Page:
Dorothea Allison to Milborough Mackay, 8 August 
Mother has sent me a book from you — or two books, one from her & one from you, both are most acceptable. I really don’t know what I shd [should] have done without the books that have been sent to me while out here — with no library & nobody who has new books — except Mrs. Despard sometimes, but hers are unfortunately sometimes the same as mine — Young Visitors and Poor Relations. However I generally am very superior in having several that she hasn’t had.
I do hope you did not have a very dreadful time & that you are back safe and sound. I wonder where? Did you have to fill in passports? We have yards of questions to answer about our appearance — Bob managed in the answers to make himself sound quite handsome & me hideous — so at the last question “any special peculiarity” I wanted him to say Plain for himself & Rather pretty for me else they won’t recognize us from the description. However he wasn’t pleased & quite annoyed with me for wanting to change his “brown hair” into ginger. So I left it especially as I shall look quite as bad as the description by the time I am an hour on board.
I was very interested in your article in the Cornhill — but poor Gen. Dyer & how bad for India.
We have taken berths on the Munedosa sailing from Montreal Nov. 20th. We shall have to leave here about the 14th I suppose — depending upon the amount of snow in the Rockies at the time. I can hardly believe we shall now start after 8 years almost in the same spot — 6 1/2 years absolutely in the same spot never even seeing a train! I am afraid it will be below zero in the Prairie in November — & tho trains are heated almost to extreme — it will be miserable getting out at the long stops. At present it is hard to think of zero — at temperature between 90 & 100 every day. One day it went up to 102. We sleep out on the lawn under the trees with a mosquito netting over us. I feel now as if servants must be an awful nuisance & dreadfully in the way after being without them for years.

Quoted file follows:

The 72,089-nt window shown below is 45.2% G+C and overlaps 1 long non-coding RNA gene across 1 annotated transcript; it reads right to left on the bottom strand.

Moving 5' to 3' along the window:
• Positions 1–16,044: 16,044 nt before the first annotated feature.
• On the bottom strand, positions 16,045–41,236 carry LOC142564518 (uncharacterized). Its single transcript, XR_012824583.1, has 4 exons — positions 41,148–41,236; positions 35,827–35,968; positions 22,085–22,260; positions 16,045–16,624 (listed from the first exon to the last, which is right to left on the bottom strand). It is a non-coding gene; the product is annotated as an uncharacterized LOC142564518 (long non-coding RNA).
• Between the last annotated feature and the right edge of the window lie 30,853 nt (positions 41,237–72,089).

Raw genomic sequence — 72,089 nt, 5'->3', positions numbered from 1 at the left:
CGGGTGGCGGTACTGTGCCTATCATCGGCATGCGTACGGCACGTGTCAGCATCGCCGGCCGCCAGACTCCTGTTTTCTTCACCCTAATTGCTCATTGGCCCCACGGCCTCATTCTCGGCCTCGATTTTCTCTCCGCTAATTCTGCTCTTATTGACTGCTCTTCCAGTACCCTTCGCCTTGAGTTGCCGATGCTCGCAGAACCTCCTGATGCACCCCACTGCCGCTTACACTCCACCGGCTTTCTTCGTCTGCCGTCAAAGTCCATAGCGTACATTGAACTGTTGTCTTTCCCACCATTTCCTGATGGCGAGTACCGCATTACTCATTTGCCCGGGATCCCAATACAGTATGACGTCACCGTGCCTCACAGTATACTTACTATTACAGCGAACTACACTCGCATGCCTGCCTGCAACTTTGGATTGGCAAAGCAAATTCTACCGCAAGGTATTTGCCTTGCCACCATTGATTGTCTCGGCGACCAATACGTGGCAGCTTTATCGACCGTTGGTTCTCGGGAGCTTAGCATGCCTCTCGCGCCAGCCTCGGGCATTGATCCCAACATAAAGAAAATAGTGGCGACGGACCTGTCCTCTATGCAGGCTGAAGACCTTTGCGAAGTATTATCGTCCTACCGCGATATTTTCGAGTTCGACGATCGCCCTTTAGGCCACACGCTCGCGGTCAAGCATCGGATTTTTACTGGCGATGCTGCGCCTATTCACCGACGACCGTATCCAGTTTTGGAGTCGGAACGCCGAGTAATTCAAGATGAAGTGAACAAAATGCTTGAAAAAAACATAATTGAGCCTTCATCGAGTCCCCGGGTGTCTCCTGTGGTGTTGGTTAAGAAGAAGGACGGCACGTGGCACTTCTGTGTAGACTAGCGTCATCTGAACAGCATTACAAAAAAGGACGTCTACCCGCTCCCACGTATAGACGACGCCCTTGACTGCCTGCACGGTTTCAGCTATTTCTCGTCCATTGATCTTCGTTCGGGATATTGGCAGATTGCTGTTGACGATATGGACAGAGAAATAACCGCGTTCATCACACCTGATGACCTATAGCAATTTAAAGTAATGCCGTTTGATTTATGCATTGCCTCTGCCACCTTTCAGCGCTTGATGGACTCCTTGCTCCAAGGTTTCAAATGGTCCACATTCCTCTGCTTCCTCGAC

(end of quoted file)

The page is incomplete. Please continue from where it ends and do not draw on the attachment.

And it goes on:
It is so stupid of England when she rules a country with a native pop. to pretend the Sword has nothing to do with the Rule. Sometimes we deserve to be called a nation of Hypocrites.
It will nearly be your birthday when you get this — very many happy returns. When the apples are ready to pick I will send you a small box thro’ the mail before we leave. Tho I wonder if they will carry all right.
Poor Em she will be glad to hear the children are well & happy.
Poor little Philippa — it is a hard life I’m afraid in front of her. Did you see her husband? If he is all right & a comfort to her then the rest will be more or less in her own hands — because out in the colonies once you have conquered the awful existence then your happiness depends almost altogether on yourself.
With much love & many thanks for the book
Can’t you come home next spring with Em? It seems so awful to miss each other. What do you mean by paying calls at Oyama? I have a darling little spare room, bigger than the cabin of a ship, and a dub and a bath and lavabo and a telephone and a car — so should be deeply hurt if you didn’t stop.